I shook my head.

“It’s not a convent is it?” he asked, as if he were hoping.

I laughed aloud. “Seminaries and sentinels?” I gave it the tone of ‘Really?’

I decided to throw him a bone, so to speak. “Where are we?”

He groaned. “College town. That means only one thing.”

I nodded. “Roommates,” we said together.

He finished the dregs of his drink with a sigh, and caught Ed’s attention. Ed never liked me. I never cared for him. That kind of mutual antagonism was the source of many a sitcom laugh. They passed some man sign that was indecipherable to the testosterone-impaired.

“You done with your smoke signals or should I just wait in the car?”

While he was paying, I looked out over the parking lot. I took a moment to check the aura of the place. I’d felt…something. Witches are better at knowing when they’re being watched, or if someone is talking to them, or all those other things that raise the hairs on the back of your neck. It was unnerving that I did not recognize it, so I got my keys out and caught up as he walked over to my car.

He had to adjust the seat, but I spun out and started driving. He clicked his seatbelt in pointedly.

I laughed at him. First, do no harm.”

“Second, do no harm, third, do no harm, but by the time you’re in fifth, you’ve driven past harm and are into really sorryville,” he muttered.

“I heard that.” You have to let them think they’re clever, but not too clever.

I focused my will and knew suddenly where I was going, and why the dream was so vivid. Sylvia. The newest addition to my web. She got ahold of me over craigslist,” I said aloud. He didn’t say anything, stumbling out of the car door when we arrived. I shivered as midnight passed. The earth has its forces, and the trailing waves of what was dark at midnight peaked once more between 3:00am and 4:00am, in the darkest before the dawn, sense.

It was an old wooden house converted to apartments. It only had one door in the front, and several windows with drawn shades. There wasn’t a directory or a buzzer, so I just knocked on the door.

“Sylvie?” I called. I put a little of her Name in it. Witches get facets of Names in rituals, and the one between student and teacher was one I could use.

She opened it, blurry-eyed and reeking of sex. She was barely dressed in an oversized man’s shirt, some jeans that might have been hers, and she was covered in an aura that spoke to me of brimstone.

“Sylvia?” I asked again, slowly. Was she aware of me?

She nodded. I glanced at E. He wasn’t drooling, yet. I shot him a look.

“How many people are in there?” I asked.

“Eleven, including me,” the girl whispered. It was the sexiest voice I think I had ever heard on another woman, and I had to take a breath. I adjusted my jacket, bringing my armor to mind mentally.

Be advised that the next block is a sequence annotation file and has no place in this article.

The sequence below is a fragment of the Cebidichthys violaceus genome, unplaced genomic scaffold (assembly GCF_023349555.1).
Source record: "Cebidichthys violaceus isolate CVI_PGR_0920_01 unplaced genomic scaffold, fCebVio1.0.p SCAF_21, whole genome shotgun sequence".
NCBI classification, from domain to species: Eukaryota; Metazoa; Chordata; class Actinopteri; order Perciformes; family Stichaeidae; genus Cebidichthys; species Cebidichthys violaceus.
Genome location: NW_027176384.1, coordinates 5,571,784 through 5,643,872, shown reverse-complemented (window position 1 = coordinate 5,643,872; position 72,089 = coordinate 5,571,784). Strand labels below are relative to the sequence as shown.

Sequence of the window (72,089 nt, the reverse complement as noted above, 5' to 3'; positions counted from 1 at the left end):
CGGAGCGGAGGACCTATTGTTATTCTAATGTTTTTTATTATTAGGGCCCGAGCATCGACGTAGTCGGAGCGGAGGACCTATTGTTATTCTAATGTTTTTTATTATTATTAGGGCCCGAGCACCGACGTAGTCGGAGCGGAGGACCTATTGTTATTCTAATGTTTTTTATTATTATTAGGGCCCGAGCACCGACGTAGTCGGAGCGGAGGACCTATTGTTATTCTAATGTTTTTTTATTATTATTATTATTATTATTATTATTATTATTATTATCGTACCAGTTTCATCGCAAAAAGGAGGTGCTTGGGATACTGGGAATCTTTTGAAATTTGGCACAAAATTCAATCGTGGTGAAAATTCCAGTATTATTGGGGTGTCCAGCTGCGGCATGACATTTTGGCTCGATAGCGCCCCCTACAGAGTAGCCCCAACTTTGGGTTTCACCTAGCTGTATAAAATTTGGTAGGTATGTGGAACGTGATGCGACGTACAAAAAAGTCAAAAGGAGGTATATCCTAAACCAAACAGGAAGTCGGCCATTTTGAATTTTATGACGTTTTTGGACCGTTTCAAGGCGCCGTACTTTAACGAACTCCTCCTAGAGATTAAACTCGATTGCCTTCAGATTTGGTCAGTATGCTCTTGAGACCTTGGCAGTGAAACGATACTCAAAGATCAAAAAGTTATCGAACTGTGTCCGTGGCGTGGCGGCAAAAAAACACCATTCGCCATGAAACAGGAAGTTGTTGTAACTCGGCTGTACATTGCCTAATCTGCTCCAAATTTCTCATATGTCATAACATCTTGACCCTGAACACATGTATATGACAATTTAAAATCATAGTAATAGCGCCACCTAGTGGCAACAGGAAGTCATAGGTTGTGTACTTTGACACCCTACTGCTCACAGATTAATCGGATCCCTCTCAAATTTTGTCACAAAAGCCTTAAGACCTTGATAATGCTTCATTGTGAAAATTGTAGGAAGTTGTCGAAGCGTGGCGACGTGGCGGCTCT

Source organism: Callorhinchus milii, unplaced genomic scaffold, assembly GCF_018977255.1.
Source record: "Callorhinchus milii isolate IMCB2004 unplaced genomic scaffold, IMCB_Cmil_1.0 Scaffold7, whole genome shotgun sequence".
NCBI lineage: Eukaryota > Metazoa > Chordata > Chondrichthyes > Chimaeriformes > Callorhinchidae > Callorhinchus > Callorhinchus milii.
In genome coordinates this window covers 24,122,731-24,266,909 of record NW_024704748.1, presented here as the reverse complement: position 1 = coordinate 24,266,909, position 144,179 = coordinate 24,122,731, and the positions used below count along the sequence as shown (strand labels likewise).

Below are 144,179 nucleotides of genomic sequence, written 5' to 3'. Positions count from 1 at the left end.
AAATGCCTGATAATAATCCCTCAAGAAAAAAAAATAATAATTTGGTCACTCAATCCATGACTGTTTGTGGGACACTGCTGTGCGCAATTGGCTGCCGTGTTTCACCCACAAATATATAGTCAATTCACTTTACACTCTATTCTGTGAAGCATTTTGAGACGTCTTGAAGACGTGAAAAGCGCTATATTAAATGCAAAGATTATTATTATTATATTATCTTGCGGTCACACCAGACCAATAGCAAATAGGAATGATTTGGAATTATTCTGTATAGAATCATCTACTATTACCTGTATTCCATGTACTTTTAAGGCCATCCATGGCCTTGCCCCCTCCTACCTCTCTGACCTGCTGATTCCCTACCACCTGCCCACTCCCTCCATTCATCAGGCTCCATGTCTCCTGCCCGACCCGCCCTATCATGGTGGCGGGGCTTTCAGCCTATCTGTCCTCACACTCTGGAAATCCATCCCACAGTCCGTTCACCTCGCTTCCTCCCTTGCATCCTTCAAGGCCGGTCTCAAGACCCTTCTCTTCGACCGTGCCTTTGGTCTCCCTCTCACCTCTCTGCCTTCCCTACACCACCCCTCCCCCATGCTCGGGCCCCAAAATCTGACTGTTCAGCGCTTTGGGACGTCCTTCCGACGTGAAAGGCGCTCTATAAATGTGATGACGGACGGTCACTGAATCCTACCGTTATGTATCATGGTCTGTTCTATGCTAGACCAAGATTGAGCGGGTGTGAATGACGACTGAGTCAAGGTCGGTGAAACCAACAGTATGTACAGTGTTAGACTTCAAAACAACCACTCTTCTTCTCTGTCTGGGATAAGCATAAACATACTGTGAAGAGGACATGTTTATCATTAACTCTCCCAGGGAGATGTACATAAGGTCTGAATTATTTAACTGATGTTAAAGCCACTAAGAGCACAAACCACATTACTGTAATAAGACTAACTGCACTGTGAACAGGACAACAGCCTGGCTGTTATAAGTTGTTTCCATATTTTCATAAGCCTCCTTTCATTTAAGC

“Making us thirteen. Stereotypical,” I muttered. “Will you let us in?” The invitation. Always important.

“Oh, yes,” the girl said, way too quickly. Then I saw her energies change, like a light trying to peep out of the darkness. “Please, you have to help us.”

I walked into the hallway, leading the way towards the noise. I turned around and saw that Sylvie had draped herself and was kissing E like she had dropped something she needed down his throat and her tongue was the best tool to retrieve it. I rolled my eyes, but he didn’t see me.

“No, no, we need to join the others,” I heard him say, but I was too far staring at the horror in front of me.

The act of sex is one of those things that is beautiful in concept and grotesque in action. This was not beautiful in concept, but bestial, primal, with no sense of restraint. Bodies writhed and groped and snarled. I counted three of the demons, only one male, the other two female. E was on his own. The radio was blasting a wall of noise.

I dropped my jacket, because I was going to have to lure one to me. Oh, fine, and my pants. I drew upon powers of lust, bringing his attention to me. He tried pulling my hair, and pulling me to him and his engorged, if very pretty, penis. I began to send repulsion towards the hands that grasped towards him. I had also looped in a succubus. Great. Perils of being sexually flexible, I guess. The lust rose within me, and I got distracted for a moment, so I grabbed what was at hand.

I suppose I should offer a polite cough at that statement. At the time I just smiled at its noise of pain as I began to twist what I had in my reach. E stared at me in horror. “Remember why we’re here?” I changed my polarity, such as it was, my energy from lust to sleep, pushing the others to it. The demon began to fade, although I could feel its desire turn to anger and then sadness.

As the gate began to call them back, I found my pants and my jacket. E stood staring at the sleeping, naked masses.